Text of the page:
Adopt a process for establishing the church budget (projecting revenues, compensation planning and communication, categorizing expenses by activity or functional, establishing a contingency fund). Establish policies and procedures for 1) offering counts, 2) disbursements / purchasing, 3) bookkeeping (fund accounting for general and designed gifts), 4) missions and other special funding methods, 5) financial reporting (determine frequency, recipients, and contents — balance sheet (modified cash basis of accounting), statement of receipts and disbursements (modified cash basis of accounting), and other schedules (e.g. mortgage schedule, designated funds activity), 6) internal auditing, 7) maintenance of donor records (Answer: who will record donations? what software, if any, will be used? what reports will be provided to donors?), 8) benevolence, and 9) records retention (church minutes, financial documents). Determine qualifications for church volunteers who oversee bookkeeping records. Purchase and implement accounting software; establish chart of accounts consistent with church budget determinations.

Insurance

Determine need and pursue quotes for liability, auto (if necessary), workers' compensation (employee and subcontractors), and professional liability (counseling).

Miscellaneous
Pursue sales tax exemption certificate from the state government. Discuss philosophy of church leadership regarding use of debt for church capital expenditures.

September 21, 2011

Sabbatical Expense Reimbursements--Authoritative Sources

Question:

Your blog posts on February 18, 2010, and January 12, 2011, (accessible by typing "sabbatical" in your search window) offer the only specific statements along these lines that I can find, anywhere. I would like to have as much authority behind me as possible. Can you please refer me to something from IRS or others that provide the authority for your statements?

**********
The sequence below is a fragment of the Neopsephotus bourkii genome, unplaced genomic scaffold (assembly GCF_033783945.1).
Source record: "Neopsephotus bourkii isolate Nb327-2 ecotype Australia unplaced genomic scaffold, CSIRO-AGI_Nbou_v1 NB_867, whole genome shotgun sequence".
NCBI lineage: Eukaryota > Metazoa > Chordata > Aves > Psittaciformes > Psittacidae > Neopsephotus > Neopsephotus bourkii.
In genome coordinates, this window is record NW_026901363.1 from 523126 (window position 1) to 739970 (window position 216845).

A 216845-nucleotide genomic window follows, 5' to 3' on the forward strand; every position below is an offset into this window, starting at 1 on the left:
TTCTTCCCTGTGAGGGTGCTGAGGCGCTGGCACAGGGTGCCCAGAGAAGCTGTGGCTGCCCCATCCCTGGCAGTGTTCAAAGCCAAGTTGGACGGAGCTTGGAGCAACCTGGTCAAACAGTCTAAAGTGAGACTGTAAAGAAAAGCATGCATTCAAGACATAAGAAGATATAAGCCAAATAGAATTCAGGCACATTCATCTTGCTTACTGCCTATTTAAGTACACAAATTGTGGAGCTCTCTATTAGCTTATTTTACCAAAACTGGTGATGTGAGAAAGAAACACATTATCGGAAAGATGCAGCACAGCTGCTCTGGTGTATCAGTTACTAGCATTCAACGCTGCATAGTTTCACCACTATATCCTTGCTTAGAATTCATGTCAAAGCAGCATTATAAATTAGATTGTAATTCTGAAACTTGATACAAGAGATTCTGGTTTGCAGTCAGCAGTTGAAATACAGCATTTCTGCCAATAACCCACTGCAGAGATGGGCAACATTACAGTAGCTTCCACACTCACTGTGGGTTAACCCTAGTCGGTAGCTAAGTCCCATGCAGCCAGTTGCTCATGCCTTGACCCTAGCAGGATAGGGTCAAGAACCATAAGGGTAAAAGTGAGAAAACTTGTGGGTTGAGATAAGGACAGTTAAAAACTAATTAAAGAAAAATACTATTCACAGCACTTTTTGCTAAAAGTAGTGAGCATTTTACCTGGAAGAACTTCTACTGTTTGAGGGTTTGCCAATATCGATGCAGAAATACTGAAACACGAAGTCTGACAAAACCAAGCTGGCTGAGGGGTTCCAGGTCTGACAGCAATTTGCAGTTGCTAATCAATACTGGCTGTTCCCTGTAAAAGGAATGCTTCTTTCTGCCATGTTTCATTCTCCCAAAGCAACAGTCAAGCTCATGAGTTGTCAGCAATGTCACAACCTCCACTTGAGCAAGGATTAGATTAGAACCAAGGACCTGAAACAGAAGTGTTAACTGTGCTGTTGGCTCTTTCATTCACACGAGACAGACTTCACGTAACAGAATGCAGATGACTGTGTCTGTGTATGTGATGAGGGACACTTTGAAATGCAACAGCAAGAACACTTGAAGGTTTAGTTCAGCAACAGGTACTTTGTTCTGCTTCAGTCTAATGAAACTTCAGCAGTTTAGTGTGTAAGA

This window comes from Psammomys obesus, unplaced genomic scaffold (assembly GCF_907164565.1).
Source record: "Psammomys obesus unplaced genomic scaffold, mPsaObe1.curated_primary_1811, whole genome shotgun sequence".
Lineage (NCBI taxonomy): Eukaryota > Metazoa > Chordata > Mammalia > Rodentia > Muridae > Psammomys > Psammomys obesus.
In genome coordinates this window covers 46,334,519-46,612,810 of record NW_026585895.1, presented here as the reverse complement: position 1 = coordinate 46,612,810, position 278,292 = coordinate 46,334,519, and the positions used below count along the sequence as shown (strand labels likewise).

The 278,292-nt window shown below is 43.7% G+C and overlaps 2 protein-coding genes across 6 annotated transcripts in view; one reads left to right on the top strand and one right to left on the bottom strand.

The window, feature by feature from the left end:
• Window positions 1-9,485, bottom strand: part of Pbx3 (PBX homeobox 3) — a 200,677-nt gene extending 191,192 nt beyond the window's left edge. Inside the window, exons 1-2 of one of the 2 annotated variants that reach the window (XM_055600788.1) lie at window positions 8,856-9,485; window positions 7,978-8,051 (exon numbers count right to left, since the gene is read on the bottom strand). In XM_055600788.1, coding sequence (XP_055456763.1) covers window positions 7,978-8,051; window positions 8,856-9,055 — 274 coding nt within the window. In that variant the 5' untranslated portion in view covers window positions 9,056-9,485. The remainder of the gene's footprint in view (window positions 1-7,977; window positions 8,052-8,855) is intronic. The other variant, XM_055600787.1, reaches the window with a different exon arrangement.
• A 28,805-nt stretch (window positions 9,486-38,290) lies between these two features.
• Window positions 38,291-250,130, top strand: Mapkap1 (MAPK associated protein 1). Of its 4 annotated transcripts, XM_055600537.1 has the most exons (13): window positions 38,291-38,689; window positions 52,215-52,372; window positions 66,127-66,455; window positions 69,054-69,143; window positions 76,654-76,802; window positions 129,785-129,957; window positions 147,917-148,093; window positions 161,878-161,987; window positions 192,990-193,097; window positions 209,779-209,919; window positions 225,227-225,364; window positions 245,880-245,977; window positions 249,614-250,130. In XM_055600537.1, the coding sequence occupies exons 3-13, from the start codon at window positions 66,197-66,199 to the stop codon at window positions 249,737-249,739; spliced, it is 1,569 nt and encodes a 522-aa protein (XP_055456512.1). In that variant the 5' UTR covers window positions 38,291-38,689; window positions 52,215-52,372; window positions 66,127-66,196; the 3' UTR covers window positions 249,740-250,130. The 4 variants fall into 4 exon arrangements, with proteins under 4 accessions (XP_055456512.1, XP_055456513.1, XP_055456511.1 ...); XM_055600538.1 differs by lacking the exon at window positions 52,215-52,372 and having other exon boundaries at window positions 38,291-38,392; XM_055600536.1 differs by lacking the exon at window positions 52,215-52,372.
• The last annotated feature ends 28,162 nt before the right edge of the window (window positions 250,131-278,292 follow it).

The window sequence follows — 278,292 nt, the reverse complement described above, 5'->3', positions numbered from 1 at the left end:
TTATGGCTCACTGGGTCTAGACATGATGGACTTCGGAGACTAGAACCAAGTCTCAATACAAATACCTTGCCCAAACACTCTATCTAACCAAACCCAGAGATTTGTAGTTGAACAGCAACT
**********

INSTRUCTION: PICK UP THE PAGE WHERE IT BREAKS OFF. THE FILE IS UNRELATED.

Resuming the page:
Answer:

Both blog postings reference IRS Publication 463. Chapter 1 of the 2010 edition offers on only 6-7 pages of content a good initial read. Chapter 6 includes roughly 4 pages on reimbursements under Accountable and Nonaccountable Plan rules.

The Publication defines travel expenses that qualify and offers extensive examples. Further, its section on accountable plan rules offers direction to churches wishing to set up arrangements that establish reasonable reimbursement plans.

Here's a link to the Publication in .pdf format:

IRS Publication 463

Minister with Other "Business" Income

Question:

A minister creates a DVD depicting his experiences as a missionary. He sells the tapes and uses all of the proceeds to make additional copies of the DVD and to have it translated into several languages. He uses none of the DVD proceeds for personal expenses.

Does he need to report the DVD proceeds and how does he treat the DVD costs?

Answer:

The minister will need to file Schedule C along with his personal tax return. The sales represent revenues and the DVD costs represent deductible expenses. Typically, a minister will retain an outside firm to duplicate the DVDs, buying in bulk in order to save money. These purchases of DVDs are subject to inventory rules that the minister's tax preparer will need to apply.

Church Employee or Independent Contractor

Question:

My question concerns a church's categorizing of church employees as independent contractors to avoid paying taxes and workers compensation insurance. Can you shed some light on this?

Answer:

The IRS makes available Form SS-8 to aid in the determination of employee versus independent contractor status. I've provided a link here: IRS Form SS-8

Further, the IRS provides the following guidance:

"In determining whether the person providing service is an employee or an independent contractor, all information that provides evidence of the degree of control and independence must be considered.

"Facts that provide evidence of the degree of control and independence fall into three categories: